Texas State Park News
- Six Tips to Beat the Heat Before Hitting the Trails at a Texas State Park
- Seis Consejos Útiles para Combatir el Calor Antes de Recorrer los Senderos de los Parques Estatales de Texas
- TPWD Emphasizes Importance for Boaters to “Clean, Drain, and Dry”
It's time for fun in and on the water! Make sure that everyone comes home safely from your summer adventures. Whether swimming or boating, always:
- Wear a life jacket.
- Watch children closely.
- Know how to swim.
- Avoid alcohol.
Read through our water safety tips before you jump in the creek, river, lake, pool or Gulf.
Planning Your Visit
State parks are very busy at this time of year, especially on weekends and holidays. Guarantee entry by making day pass and overnight reservations online or by calling (512) 389-8900.
Hike Pick: Clapper Rail Trail
Hike through rare coastal prairie and beside Galveston Bay on the Clapper Rail Trail at Galveston Island State Park. You'll get marvelous views of the bay from an observation tower. Look for interesting plants and creatures along the boardwalk.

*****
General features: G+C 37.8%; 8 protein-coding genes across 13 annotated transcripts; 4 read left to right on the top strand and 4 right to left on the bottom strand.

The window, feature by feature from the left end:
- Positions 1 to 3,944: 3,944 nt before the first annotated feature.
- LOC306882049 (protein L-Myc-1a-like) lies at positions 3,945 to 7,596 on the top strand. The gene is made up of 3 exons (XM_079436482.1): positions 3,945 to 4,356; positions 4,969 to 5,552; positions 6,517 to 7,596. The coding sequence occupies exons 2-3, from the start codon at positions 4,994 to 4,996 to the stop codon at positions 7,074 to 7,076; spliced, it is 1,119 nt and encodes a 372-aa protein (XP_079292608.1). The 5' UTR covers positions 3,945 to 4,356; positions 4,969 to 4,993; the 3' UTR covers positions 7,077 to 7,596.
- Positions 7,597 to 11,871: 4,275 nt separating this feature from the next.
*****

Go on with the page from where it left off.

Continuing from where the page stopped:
On this spectacular half-mile hike, you'll pass a statue of an Eskimo curlew. This curlew species is likely extinct; it was last photographed more than 50 years ago near this site.
To extend your hike, continue another half mile on the Egret Loop to another observation tower. There you'll enjoy a view of a mosaic of water and land.
Wherever your adventure takes you, please bring plenty of water, sunscreen and bug spray.
TPW Magazine: State Park Adventures
In the opening chapter of the children's classic The Wind in the Willows, Water Rat paddles his boat across the river to pick up Mole, who had never been in a boat before.
“Believe me, my young friend, there is nothing — absolutely nothing — half so much worth doing as simply messing about in boats,” Rat observes.
Meridian State Park, with 72-acre Lake Meridian at its center, provides a tranquil place to mess about in boats. It's nestled among limestone bluffs at the top of the Hill Country west of Waco.
Thanks to Toyota for providing support for the mobile version of the Texas State Parks website.